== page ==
Have Carter star Michael Caine and director Mike Hodges revisit the making of one of the most iconic gangster films of all time for a documentary currently in production in Newcastle.
The movers and shakers involved in the 1971 film will return to the spotlight in the new film – Dirty, Sexy and Totally Iconic – which promises to tell the “ultimate” story behind the original classic. And its makers will reveal more about the project when they attend a special screening of Get Carter at Tyneside Cinema.
On May 7 there will be a one-off preview of the 4K reboot of Get Carter, the thriller – apparently described by Quentin Tarantino as “the greatest British gangster movie ever” – sees Kane playing the steel-eyed Jack Carter traveling to Newcastle from London to get revenge for the murder of his brother. The restoration of the British Film Institute, now over 50 years old, was made possible thanks to a partnership with Warner Bros. Pictures and Warner Bros. Entertainment UK Ltd.
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The preview evening at Tyneside Cinema – for which tickets are still available – will feature a question-and-answer session with Douglas Weir, who led the BFI restoration, and Tony Klinger, son of Get Carter producer Michael Klinger, who – a film producer himself – is also involved in Dirty, Sexy and Totally Iconic. Film fans will be able to hear – for the first time – about the new documentary, and its director, Wayne Roberts and Rob Fairhurst will also be in attendance.
Tony, who has worked on the likes of The Kids Are Alright and Shout at The Devil said: “It’s been more than 50 years since Get Carter first came to the big screen at Newcastle Cinemas and our new film will go back to the beginning about the story and talking to those involved in the making of the film as well as To the superhero fans who know every stat and every line of dialogue in the film. It would be a tribute to the film but also to the wonderful work my father did on this classic and iconic piece of cinema history.”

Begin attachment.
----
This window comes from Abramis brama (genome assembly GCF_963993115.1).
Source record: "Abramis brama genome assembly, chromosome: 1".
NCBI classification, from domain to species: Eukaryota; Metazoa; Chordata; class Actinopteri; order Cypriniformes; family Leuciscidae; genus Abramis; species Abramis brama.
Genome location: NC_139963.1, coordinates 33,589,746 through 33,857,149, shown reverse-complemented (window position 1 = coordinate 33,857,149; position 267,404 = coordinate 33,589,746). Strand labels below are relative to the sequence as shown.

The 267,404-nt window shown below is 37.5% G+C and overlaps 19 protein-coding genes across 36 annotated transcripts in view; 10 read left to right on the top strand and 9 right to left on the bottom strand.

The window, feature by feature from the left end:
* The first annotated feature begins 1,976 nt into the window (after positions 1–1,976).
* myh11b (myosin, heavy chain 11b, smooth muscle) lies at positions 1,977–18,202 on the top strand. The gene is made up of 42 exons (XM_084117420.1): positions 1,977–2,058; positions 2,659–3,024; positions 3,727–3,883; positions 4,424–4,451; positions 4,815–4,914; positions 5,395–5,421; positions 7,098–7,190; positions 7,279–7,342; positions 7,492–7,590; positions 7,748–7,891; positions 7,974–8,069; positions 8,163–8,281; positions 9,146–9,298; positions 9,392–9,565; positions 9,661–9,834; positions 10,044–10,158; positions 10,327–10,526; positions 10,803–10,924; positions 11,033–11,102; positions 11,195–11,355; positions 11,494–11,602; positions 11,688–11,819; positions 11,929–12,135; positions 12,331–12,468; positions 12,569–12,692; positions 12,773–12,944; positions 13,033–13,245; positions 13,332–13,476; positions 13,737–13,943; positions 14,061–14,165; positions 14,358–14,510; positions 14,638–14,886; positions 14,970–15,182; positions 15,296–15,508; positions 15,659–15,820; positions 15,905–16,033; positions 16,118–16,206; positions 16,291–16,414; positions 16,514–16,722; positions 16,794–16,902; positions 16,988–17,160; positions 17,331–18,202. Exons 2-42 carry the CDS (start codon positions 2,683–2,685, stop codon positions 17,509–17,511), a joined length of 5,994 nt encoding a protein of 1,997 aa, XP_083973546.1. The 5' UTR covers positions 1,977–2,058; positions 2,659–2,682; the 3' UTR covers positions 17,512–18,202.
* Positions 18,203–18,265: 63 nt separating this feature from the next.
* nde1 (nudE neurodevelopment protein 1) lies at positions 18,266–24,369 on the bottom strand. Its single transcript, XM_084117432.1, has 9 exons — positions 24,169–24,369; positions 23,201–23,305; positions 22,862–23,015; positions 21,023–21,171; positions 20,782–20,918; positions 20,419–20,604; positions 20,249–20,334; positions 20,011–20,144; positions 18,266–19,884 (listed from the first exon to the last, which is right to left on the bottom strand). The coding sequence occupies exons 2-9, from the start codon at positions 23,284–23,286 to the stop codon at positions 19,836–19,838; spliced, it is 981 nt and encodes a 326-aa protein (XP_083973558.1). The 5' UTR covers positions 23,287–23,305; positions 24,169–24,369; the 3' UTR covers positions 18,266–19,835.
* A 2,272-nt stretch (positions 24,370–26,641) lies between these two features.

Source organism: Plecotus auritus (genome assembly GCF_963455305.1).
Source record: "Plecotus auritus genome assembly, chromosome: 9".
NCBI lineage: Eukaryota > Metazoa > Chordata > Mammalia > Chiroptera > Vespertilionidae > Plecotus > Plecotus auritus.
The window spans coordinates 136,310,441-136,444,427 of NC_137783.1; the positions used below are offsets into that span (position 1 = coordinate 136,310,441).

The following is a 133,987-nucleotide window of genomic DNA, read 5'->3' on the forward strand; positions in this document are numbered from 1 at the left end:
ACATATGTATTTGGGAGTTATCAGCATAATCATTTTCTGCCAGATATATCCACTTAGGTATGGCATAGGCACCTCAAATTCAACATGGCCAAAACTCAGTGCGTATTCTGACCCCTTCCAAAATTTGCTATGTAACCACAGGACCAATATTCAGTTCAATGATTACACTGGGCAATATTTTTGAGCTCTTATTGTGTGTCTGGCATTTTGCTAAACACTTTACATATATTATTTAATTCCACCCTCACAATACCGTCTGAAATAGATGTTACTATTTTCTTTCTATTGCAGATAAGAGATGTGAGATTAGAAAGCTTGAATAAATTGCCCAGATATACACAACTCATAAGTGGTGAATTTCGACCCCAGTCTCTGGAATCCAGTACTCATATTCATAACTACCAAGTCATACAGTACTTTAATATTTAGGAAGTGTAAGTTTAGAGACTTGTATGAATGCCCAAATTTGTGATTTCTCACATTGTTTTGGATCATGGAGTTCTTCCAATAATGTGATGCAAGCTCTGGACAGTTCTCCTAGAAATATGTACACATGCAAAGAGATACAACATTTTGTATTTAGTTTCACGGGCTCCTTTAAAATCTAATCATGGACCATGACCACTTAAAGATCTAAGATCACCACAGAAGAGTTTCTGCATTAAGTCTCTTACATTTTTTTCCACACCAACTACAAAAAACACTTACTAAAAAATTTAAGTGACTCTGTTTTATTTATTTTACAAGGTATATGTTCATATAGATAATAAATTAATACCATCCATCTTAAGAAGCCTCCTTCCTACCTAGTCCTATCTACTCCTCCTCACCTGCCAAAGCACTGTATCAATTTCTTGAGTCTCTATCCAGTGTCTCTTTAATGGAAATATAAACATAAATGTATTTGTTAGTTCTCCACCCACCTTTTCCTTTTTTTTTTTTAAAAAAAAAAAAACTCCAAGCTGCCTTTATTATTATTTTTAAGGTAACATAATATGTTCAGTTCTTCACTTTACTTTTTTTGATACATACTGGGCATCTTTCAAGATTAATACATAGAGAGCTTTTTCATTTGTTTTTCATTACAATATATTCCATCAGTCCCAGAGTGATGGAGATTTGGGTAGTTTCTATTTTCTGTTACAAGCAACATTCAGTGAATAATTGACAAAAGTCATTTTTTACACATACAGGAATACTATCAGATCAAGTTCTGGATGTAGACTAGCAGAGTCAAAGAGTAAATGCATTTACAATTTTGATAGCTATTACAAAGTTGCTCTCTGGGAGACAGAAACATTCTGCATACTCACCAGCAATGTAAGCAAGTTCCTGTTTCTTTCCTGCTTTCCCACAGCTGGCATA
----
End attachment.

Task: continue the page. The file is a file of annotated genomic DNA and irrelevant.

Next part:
Michael Caine, now 89, and Mike Hodges—who was a director who first made Get Carter—appear in the documentary as does Tony, who recounts how his only surviving 35mm tracker is from the film. It also includes Ray Laidlaw, who takes part in local Tyne Idols tours for music, TV, and movies, which include Get Carter locations. There are also interviews with fans as well as with the new generation of filmmakers who have been influenced by the film that still has a contemporary feel to it even half a century later.
The Dirty, Sexy and Totally Iconic team recently filmed in the area, visiting Get Carter sites and interviewing people associated with them. The Lindisfarne musician and producer spoke about the value of shooting an iconic film on Tyneside and how it affected the art scene.
He said, “I had the pleasure of showing Tony and the team at some of the places where the movie was filmed. The High Level Bridge plays the title role and is one of the few places still recognizable from the 1970s.
“The other one is on a street in Gateshead where the Las Vegas Guest House is located.” “Many other places are now long gone such as the famous parking lot and rows of Tyneside apartments leading up to Tyne but if you know where to look, the clues are still there,” he added.
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She also co-stars with Karen Goldfinch, who chairs the North Tyneside Business Forum. She said, “It is great that this film has stood the test of time and had such an impact on inspiring arts, culture and creative work.
“Newcastle has brought the rest of the world to the attention of the world and to this day affects the film and media students who now live here. We are especially proud that North Tyneside was featured in the film with an iconic scene at Wallsend where the car is driven away from the ferry landing site.
“Tourism is important to North Tyneside and visitors will now see a very different picture of the town from what they saw more than five decades ago,” she said.
It is hoped that Dirty, Sexy and Totally Iconic will air this fall. For tickets for Get Carter Night, which begins May 7 at 7.30pm and is also expected to be filmed as part of the upcoming documentary, check out the Tyneside Cinema website here.